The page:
Wednesday, October 12, 2011

See a Beggar? Give Them A Dollar!

Today I have decided to do something that I hope will drastically change my outlook on life and the way I feel about myself. I face myself everyday, and everyday I’m left feeling a bit bad about myself. I want to think I’m a good person, who doesn’t? But when I wonder: “Am I REALLY a good person? Is there anything significant about me?” I’m left feeling more than a bit short. What do I do that’s really worth anything? I’m a pretty NICE person, I try to be NICE to people, I am supportive to my friends, I raise my family the best I can, but do any of these things mean I’m a GOOD person? No it doesn’t.

When I think about why I feel like a bad person, one thing comes to mind: money. I came from so little money that for years I didn’t have things other people consider necessities -- such as electricity and running water. And now, I’ve worked my way through college while raising two kids, own a modest 1200 sq. foot home, don’t carry a credit card balance, have a bit of money in my 401k, college savings plans, and regular savings. My savings is not enough to cover more than one paycheck should I lose my job. Regardless, I support a family of five on my income, and what I have to show for it is modest, but it’s there.

It’s also fairly recent that I’ve started to feel like I have a little bit of money. At the beginning of this year I realized, as have many Americans lately, that I was living well outside my means ... and for what? Some extra things in my closet? Extravagant gifts for people? Eating out a lunch every day at work? I spent hours creating an extremely tight budget, a completely comprehensive, to the dollar budget that left nothing out. It was tight, but it covered my bills, allowed for a solid credit card payoff plan, contributed to various savings, and had a (very) small amount of money set aside for some fun stuff.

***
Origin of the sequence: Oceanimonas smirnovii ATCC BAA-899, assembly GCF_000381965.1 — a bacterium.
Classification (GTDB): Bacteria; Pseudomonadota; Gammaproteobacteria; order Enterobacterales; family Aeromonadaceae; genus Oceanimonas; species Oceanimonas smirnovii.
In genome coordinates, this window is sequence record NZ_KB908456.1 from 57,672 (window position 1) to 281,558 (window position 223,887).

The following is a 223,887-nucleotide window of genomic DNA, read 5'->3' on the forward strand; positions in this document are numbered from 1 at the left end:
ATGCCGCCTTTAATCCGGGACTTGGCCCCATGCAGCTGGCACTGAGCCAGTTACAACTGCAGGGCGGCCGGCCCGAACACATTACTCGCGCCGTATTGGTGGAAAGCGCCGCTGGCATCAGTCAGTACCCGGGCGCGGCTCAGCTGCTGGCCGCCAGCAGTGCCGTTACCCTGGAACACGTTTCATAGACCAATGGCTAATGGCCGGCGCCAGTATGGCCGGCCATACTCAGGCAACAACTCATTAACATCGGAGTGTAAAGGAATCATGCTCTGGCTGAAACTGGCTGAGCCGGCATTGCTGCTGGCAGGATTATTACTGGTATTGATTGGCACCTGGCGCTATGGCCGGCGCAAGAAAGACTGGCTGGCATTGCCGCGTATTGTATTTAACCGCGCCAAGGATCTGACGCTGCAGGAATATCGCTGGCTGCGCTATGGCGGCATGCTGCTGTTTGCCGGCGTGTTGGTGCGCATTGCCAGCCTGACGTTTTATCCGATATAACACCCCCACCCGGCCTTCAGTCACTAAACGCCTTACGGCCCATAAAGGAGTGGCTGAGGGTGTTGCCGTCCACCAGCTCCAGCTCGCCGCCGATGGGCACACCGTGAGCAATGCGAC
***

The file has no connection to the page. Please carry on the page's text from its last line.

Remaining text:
Fast forward 6 months later, and something happened: I became much more financially secure. I might only be able to cover one missing paycheck, but that’s a whole lot better shape than I was in at the beginning of the year, where I was spending more than I was making and had only a few days pay in the bank account, and ran my checking to zero before each payday. After so long of living paycheck to paycheck, I actually had a money buffer. And while the money in my checking is technically allocated down to zero, there is now always money sitting in it, regardless of how close it is to payday.

I even started giving money each paycheck to various charities. Each time I get paid, I pick a charity to donate to. It’s in my budget, and therefore I gladly spend it, and it feels good. It has also been helping me to come to grips with letting go of my money. The way I’ve been holding onto my money is one of the things I most dislike about myself. The thought of someone else asking me for my extremely hard earned money makes me tighten up, and think of excuses as to why I couldn’t possibly spare it.

I work in downtown St. Louis, and am very frequently approached by beggars. Not once have I ever given any of them a dime. Every time I walk by them, I rush by with guilt, because I know it’s the wrong to ignore a person asking for help. Here is someone asking for my help, and whatever the reason, whatever they want it for, it shouldn’t matter to me. What makes asking for financial help any different than someone asking for help of any other nature? If you take the money part out of it, what is left, simply, is someone who is asking for help. Well, I believe in God, and these people asking for my help are also God’s children, and they have his love as much as I do. These are people who, for whatever reason that is not mine to judge, need help. How can I turn them away and walk right past them, when I am fully capable of providing the help they are asking for?